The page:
I’m not sure, but I think we might be far enough way from the 1990s to know what to wear to a ‘90s party. Right after an era ends, it’s hard to know what defined it. It’s like when I was trying to fill in my son’s baby book.
I was on the page where it wanted me to fill in “Popular Songs,” “Today’s Fashions” and “Famous People” from 1990, when he was born. What are we wearing, I thought. Uh, I don’t know, clothes? It wasn’t until about 2004 that I realized I had been wearing linebacker shoulder pads worthy of a Steeler, I was tying my big brightly colored t-shirt into a knot just below my waist over to one side, I had on stirrup pants, espadrilles, white hose with dark skirts, and straight leg, high-waisted jeans that were unnaturally dark blue.
And famous people? How do you list “everyone.” I had no idea who would pop years later and who I would read later and say, “Huh? Who the hell was Dishwalla?”
In the ‘90s they called all popular music ‘Alternative Music,’ although what it was an alternative to, I haven’t a clue. Those were my oldest son’s entry level music years, when we had to have the car radio permanently wired to 106.3, where Wendy and Bill kept us in stitches with their hip humor, weekly school lunch menu parodies, and up-to-the-minute songs from the Smashing Pumpkins, Sugar Ray and No Doubt.
Nineties’ music was so weird. I was glad my son was engaged, but I wasn’t so sure about the angst-filled lyrics: “If you want to destroy my sweater, hold this string while I walk away . . .” or “I’m a loser, baby, so why don’t you kill me.” “I’m a creep, I’m a weirdo . . .”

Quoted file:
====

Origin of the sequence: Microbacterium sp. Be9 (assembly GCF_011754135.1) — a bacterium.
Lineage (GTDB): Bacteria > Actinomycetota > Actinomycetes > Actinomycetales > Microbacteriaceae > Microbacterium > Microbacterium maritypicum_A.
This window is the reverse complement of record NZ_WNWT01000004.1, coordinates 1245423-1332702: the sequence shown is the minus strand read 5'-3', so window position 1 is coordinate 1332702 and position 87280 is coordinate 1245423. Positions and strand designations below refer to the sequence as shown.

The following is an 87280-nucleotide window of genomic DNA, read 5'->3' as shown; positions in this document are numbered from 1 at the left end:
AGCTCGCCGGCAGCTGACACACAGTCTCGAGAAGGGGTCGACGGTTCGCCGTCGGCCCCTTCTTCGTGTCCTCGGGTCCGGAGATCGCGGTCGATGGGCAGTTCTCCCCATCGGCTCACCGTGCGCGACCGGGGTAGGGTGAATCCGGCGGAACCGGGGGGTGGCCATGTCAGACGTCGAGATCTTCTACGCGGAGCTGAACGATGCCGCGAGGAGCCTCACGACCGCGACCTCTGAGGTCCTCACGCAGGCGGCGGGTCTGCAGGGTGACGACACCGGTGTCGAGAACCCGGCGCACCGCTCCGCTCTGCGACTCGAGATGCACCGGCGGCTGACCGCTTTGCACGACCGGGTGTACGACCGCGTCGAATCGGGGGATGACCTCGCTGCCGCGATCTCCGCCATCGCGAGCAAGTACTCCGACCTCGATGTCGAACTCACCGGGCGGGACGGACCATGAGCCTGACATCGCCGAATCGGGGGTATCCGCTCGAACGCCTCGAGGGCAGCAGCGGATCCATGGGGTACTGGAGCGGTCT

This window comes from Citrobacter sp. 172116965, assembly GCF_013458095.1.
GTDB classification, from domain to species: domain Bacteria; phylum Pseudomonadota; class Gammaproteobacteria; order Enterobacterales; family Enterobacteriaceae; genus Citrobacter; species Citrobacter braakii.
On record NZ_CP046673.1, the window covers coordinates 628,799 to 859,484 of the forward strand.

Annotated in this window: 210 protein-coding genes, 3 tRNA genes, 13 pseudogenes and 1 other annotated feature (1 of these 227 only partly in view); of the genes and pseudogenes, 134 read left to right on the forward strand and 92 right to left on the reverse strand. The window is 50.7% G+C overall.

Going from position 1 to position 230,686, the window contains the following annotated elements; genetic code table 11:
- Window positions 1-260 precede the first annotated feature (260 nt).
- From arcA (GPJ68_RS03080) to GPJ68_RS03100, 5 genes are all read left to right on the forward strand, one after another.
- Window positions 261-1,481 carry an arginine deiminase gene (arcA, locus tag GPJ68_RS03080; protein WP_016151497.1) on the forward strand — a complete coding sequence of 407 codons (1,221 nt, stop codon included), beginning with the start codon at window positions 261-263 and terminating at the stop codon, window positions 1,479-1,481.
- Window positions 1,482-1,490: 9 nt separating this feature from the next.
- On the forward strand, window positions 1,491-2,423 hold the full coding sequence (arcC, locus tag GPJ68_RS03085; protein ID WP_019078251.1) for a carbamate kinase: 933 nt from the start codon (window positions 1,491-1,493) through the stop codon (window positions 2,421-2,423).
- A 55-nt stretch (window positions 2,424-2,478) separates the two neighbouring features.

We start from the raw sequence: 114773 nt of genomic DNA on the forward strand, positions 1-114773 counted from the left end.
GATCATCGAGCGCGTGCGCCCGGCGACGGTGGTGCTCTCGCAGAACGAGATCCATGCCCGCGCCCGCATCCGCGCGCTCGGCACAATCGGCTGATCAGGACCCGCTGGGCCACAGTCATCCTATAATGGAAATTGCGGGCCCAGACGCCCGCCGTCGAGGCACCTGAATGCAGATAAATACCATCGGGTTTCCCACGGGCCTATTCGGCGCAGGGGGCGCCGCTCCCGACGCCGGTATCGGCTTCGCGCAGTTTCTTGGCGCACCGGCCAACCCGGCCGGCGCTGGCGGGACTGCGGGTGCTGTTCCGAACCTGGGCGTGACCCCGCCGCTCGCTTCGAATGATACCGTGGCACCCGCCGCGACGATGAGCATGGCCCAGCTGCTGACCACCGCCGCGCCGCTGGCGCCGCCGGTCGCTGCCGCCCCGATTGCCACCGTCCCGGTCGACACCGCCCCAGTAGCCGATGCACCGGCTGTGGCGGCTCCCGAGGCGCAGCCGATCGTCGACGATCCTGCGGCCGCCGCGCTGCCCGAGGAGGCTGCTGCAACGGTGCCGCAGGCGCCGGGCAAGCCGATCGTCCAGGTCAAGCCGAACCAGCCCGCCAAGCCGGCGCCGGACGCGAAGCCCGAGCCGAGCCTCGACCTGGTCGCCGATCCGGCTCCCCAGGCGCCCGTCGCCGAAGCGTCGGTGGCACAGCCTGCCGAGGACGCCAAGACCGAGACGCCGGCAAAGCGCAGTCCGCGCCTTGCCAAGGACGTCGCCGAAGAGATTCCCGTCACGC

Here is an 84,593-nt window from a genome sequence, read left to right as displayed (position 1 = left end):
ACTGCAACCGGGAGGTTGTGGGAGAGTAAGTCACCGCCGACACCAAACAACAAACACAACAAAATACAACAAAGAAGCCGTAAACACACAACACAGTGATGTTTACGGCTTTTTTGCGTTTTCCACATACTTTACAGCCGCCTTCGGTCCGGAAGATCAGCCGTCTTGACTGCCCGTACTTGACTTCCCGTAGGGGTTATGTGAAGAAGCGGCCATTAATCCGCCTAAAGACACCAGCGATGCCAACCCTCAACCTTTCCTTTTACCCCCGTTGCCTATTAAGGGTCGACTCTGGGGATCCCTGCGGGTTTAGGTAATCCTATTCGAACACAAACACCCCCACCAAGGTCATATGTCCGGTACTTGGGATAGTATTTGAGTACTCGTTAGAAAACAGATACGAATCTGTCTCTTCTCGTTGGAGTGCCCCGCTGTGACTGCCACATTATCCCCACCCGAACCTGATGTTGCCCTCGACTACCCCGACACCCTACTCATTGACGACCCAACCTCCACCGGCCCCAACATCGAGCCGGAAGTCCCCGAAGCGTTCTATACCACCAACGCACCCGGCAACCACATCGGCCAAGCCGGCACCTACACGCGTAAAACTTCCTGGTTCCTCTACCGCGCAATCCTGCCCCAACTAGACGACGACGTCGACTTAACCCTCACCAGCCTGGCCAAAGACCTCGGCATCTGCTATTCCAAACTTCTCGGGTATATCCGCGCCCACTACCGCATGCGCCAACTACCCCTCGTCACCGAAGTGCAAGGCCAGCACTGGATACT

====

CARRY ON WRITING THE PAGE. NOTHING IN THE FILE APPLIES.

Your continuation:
As I write this, there’s cool jazz playing at Joseph Beth Bookstore, so it’s hard for me to come up with the lyrics while listening to another tune. (I’m not good at lyrics, anyway. I still think Michael Jackson was saying, “The ched is not my son” in Billie Jean.)
My daughter and I love watching those retro flashback shows on VH1. “We love the nine-teeeees,” I sing along. Because I did love the nineties! I was pregnant twice in the ‘90s, so for me it was the decade in which I could stop holding in my stomach, not once, but twice! Score!
And if you think I loved the ‘90s, I could marry the ‘80s. In the mid-1990s, the two young guys next door told me they were having an ‘80s party and were dressing up like “the ‘80s.”
“What do you mean, like the ‘80s,” I said. “I can’t even think of anything that set apart the ‘80s.”
“If you think that, then you’re still living it,” they said, and the look on their faces said it all: I was dressed so last decade. They ended up wearing loafers with no socks, khakis and alligator shirts (with the collar up in back, of course.)
If only I knew what was going to define the “otts” or the “double zeros” or whatever the hell we’re calling this decade. I’d be sure to save it for posterity and for the party I’m having in 2020.